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Baler and compactor-related deaths in the workplace - United States, 1992-2000.
MMWR 2001 Apr; 50(16):309-313
Equipment that compacts and bales loose solid waste materials into denser, more easily transported units is common in refuse disposal and recycling and is used routinely at recycling centers, manufacturing facilities, and retail and wholesale stores to compress paper, textiles, metals, plastic, and other material. Persons operating balers and compactors can become caught by the powered rams of the compression chambers while using these machines. Risk factors resulting from these incidents have been identified through surveillance findings and results of investigations conducted by CDC's National Institute for Occupational Safety and Health (NIOSH) Fatality Assessment and Control Evaluation (FACE) program and the Bureau of Labor Statistics Census of Fatal Occupational Injuries (CFOI), a nationwide multisource reporting system for occupational deaths. This report describes the results of two baler and compactor-related investigations conducted during 1992-2000, summarizes surveillance data from 1992 through 1998, which indicated that some employers and workers may have been unaware of the hazards of operating or working near compacting and baling equipment, and suggests safety recommendations for preventing future incidents.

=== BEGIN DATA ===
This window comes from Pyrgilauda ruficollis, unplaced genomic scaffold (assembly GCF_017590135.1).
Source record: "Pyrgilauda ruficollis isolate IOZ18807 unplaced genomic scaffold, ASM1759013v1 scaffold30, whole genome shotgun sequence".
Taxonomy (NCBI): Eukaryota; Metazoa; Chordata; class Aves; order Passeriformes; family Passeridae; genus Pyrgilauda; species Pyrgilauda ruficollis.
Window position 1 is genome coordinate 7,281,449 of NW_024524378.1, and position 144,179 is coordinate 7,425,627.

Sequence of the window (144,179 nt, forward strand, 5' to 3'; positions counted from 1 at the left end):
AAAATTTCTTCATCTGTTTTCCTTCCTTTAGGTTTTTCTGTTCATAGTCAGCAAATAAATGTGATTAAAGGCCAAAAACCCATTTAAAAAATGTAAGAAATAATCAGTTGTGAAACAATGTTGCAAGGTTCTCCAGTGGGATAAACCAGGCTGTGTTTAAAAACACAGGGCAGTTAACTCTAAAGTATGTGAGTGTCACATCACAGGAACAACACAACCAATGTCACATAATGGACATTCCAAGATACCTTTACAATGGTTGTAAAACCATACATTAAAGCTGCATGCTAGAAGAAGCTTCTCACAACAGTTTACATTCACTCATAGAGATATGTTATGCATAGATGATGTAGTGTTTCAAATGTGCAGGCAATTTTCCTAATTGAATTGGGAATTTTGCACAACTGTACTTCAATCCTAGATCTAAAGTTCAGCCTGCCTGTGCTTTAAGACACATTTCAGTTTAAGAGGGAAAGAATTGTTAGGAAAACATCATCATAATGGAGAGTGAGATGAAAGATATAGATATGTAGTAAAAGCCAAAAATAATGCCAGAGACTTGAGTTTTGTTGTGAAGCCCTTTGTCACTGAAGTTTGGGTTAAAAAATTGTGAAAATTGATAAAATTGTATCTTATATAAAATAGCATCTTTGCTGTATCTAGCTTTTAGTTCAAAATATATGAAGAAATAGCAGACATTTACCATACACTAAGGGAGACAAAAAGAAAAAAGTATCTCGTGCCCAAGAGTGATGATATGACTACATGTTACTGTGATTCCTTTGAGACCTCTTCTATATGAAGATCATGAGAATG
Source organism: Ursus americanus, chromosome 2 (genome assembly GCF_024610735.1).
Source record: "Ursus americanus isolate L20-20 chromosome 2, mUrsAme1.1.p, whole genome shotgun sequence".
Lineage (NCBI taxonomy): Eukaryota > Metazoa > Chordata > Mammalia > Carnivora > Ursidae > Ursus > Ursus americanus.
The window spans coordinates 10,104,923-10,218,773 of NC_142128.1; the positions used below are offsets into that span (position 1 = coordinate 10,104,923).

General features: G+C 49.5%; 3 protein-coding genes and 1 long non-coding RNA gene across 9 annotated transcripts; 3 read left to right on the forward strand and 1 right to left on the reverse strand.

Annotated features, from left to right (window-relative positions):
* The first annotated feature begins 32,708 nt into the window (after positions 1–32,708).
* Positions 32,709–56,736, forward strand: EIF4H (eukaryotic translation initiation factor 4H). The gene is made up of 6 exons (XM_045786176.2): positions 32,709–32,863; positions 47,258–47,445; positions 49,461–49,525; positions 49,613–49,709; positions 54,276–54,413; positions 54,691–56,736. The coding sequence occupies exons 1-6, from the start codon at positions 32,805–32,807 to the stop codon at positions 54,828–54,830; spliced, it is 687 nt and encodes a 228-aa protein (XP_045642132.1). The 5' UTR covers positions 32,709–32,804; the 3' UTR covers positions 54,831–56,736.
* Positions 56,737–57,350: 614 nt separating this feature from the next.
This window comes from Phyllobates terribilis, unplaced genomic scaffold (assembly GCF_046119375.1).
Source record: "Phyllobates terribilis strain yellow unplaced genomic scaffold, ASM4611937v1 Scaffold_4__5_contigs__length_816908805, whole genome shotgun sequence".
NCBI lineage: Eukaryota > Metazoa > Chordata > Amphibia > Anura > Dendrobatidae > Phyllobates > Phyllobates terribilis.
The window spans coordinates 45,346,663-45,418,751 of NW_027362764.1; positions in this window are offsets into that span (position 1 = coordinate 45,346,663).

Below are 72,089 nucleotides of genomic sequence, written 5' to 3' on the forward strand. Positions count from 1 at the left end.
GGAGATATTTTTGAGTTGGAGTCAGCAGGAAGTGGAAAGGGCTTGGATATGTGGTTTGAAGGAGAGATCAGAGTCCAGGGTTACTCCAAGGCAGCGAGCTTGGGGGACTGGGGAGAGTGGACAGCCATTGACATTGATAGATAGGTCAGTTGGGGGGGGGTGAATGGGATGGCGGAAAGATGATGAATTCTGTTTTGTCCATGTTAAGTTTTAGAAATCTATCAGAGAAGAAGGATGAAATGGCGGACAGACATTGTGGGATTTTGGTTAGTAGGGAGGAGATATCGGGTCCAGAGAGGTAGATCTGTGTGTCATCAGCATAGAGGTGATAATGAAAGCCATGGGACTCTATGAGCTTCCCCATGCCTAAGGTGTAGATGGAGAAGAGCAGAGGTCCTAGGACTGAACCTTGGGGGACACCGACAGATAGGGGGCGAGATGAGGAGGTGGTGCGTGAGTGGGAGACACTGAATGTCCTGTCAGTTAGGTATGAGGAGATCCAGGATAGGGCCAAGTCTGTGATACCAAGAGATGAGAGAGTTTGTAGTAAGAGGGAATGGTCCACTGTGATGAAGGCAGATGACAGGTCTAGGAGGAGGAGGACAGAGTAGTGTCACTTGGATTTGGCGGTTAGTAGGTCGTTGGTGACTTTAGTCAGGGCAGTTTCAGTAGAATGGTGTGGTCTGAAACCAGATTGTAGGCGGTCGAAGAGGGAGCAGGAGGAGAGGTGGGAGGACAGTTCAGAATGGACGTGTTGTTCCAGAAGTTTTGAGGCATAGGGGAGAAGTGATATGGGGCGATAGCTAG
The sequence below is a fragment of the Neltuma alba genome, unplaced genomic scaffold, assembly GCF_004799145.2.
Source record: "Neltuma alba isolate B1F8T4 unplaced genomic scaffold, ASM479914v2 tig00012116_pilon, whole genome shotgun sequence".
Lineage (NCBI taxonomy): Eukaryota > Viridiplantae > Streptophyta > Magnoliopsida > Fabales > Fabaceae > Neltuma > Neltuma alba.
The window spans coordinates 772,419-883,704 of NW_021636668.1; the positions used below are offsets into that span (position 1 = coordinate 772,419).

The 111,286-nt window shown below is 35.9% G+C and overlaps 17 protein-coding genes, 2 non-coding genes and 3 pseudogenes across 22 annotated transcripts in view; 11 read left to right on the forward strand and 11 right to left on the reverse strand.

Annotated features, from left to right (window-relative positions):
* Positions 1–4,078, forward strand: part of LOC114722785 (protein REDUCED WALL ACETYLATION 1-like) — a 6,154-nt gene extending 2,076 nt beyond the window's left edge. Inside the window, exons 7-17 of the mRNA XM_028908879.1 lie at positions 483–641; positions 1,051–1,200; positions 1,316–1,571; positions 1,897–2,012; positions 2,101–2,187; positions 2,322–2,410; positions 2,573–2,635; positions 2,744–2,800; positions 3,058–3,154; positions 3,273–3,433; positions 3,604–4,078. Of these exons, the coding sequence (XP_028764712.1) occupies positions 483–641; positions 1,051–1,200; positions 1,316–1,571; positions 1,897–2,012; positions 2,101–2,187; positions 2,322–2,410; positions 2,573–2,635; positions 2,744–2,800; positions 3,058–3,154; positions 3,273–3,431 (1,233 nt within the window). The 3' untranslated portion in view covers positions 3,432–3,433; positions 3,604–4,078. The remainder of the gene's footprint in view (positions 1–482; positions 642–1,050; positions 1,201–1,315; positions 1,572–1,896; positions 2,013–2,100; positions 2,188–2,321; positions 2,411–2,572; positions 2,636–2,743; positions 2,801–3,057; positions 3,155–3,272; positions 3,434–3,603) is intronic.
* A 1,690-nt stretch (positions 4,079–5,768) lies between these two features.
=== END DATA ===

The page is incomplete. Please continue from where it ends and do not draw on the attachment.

Waste-disposal; Waste-treatment; Equipment-operators; Compressors; Machine-operation; Machine-operators; Industrial-wastes; Injuries; Injury-prevention; Mortality-data; Retail-workers; Risk-factors
Issue of Publication
Morbidity and Mortality Weekly Report
Page last reviewed: April 12, 2019
Content source: National Institute for Occupational Safety and Health Education and Information Division